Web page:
@ Drewster, you can check the split here http://statistics.dwp.gov.uk/asd/asd1/hb_ctb/FirstRelease_19082009.pdf

Broadly speaking 3.2 local authority/housing association tenants @ £80 a week = £13.3 bn per annum and 1.2 million private tenants @ £105 a week = £6.5 billion per annum. Which adds up to rather more than £17 billion - the DWP figures say the overall average weekly claim is £81.03 a week. Ho hum. Either way, a two-thirds to one-third split is correct enough for our purposes.

@ Stillthinking, sure, if you take an individual council house or council flat and turf out the family, you could rent it out for more than the offiial council rent (and this might be appropriate with those council flats in Central London which can be sublet for 5 times the official rent). But if you turfed out every single council tenant in the country and scrapped Housing Benefit, then bearing in mind how little they can afford to pay, 'market' rents would come down a heck of a lot. Plus it would be really hard-hearted. I'm right wing and everything but not a monster. This seems like an insane policy to me.

And if we're going to play the 'notional cost' game, don't forget that council flats are going up in value every year but the tenants aren't getting a penny.

If you are a Home-Owner-Ist you pay £10,000 mortgage and your house goes up £8,000 a year in value so the real cost to you is £2,000.
If you are a council tenant, you pay £2,000 a year in rent and don't get a capital gain.

So the balance between the two seems perfectly fair to me. Or do the Home-Owner-ists think that a tax free capital gain is acceptable but a discount on your council rent (approx equal to the capital gain) is unfair?

Monday, November 9, 2009 08:32PM Report Comment
 

7. stillthinking said...

Merely suggesting that provision of social housing represents a real cost irrespective of whether the homes are owned by the taxpayer or not, quite aside from pushing private prices up.

If it is acceptable for the working population as a whole to make hard decisions on locality based on cost, then it is ok for housing providers to make hard decisions about locality based on cost too.

Monday, November 9, 2009 09:16PM Report Comment
 

8. Mark Wadsworth said...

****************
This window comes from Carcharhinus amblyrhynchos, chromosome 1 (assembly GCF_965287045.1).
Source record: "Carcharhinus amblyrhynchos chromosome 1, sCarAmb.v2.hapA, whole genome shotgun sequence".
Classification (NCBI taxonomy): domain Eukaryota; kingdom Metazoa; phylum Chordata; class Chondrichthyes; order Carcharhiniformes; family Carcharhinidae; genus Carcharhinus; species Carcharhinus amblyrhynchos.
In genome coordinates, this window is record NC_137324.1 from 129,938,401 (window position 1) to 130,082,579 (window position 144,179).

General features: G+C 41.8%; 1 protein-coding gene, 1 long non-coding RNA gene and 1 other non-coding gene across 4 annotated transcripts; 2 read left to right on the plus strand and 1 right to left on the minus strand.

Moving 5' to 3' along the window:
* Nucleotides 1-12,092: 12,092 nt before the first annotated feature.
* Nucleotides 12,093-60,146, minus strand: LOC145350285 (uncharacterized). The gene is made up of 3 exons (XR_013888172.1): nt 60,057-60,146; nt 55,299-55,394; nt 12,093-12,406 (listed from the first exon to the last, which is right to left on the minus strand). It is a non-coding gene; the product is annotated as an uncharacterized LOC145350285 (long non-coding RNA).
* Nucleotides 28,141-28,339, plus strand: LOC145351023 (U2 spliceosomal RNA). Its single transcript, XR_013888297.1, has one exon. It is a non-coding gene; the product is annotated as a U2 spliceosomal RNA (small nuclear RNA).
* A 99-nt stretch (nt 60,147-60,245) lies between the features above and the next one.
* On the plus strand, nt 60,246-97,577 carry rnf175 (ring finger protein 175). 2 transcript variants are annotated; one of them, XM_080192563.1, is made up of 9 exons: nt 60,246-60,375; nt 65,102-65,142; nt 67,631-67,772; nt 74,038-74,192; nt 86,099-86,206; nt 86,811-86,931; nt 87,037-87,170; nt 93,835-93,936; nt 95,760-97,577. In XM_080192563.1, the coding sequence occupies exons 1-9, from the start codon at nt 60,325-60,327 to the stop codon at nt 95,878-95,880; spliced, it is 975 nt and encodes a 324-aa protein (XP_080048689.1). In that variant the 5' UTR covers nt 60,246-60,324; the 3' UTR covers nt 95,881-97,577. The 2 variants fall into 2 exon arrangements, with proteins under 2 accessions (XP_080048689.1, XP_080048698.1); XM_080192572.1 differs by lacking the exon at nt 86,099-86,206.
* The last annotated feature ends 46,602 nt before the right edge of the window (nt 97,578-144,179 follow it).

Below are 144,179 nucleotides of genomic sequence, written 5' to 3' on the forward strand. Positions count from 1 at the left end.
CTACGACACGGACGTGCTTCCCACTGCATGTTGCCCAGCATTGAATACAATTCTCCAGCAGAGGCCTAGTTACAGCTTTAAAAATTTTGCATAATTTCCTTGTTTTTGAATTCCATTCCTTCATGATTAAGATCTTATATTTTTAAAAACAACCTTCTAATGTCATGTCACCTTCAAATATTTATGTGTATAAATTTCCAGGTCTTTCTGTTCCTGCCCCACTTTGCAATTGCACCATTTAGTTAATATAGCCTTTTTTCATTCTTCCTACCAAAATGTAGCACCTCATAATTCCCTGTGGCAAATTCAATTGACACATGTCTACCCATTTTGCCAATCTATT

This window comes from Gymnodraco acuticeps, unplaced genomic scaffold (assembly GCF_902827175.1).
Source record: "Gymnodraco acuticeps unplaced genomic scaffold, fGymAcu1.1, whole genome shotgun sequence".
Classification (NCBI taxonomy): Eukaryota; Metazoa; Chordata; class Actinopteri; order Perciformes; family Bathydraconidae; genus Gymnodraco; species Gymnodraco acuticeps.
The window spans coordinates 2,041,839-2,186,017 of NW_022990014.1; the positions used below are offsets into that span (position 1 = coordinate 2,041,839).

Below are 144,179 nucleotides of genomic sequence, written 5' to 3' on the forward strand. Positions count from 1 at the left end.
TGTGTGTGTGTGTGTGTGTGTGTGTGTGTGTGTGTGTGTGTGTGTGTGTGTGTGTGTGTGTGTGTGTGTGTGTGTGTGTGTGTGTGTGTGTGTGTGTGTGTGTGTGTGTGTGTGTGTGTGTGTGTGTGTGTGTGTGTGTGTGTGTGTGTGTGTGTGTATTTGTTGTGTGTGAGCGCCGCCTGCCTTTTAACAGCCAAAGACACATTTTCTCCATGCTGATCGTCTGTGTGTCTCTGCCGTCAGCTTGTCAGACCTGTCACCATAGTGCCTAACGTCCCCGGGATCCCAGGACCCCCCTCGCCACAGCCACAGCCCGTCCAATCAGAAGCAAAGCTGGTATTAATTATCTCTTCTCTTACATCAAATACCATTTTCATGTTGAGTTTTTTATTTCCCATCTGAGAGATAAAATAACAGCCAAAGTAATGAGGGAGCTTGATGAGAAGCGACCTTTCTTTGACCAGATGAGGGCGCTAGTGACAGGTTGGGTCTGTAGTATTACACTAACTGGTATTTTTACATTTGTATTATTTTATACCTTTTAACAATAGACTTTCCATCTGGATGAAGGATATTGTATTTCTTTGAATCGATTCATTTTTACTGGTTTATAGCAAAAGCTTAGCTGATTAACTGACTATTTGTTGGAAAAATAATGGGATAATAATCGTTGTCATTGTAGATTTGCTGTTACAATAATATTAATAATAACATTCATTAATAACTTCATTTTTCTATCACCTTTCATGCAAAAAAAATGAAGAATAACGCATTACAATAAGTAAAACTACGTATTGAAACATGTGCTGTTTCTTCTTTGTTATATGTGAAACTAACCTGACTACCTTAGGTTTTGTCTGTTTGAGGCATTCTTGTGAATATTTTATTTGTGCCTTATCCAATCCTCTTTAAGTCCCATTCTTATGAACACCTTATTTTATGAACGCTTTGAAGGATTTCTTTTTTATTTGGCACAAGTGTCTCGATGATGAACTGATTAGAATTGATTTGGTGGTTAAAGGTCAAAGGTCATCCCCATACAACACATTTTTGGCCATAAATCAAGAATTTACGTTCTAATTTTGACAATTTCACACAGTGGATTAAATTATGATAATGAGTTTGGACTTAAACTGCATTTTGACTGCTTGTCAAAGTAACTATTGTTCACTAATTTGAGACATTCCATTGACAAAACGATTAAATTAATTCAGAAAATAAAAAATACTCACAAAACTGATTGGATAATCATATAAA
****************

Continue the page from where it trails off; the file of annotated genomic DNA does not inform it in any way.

StillThinking "Merely suggesting that provision of social housing represents a real cost irrespective of whether the homes are owned by the taxpayer or not, quite aside from pushing private prices up."

Does not compute. There are three completely separate aspects to this:

Social housing

1. In cash terms, is a very modest cost to (or possibly a modest source of income for) the taxpayer (if we ignore transfers between DWP and RSLs).

2. In opportunity costs, an individual home might be let for only half of market rent, but if all social tenants were turfed out, housing benefit scrapped and all homes offered for re-let at 'market rents' (i.e. as much as people can afford), the former social tenants would form the bulk of those offering to rent them; they can't afford very much ergo the 'market rent' would not be much higher than what social tenants pay on average (net of HB) which is £30 to £40 a week.

3. The more social housing there is, the more housing there is, and as there are vast numbers of lower income people indifferent between private and social renting, the existence of social housing must keep rents down.

Housing Benefit for private landlords

1. Is a complete waste of money, it'd be better spent on building more social housing.

Home-Owner-Ists

1. Pay mortgages based on market prices and make capital gains that reduce the true cost of buying, in the medium or long term to £nil. Shouldn't begrudge social tenants who don't pay much but don't make any lovely tax free capital gains either.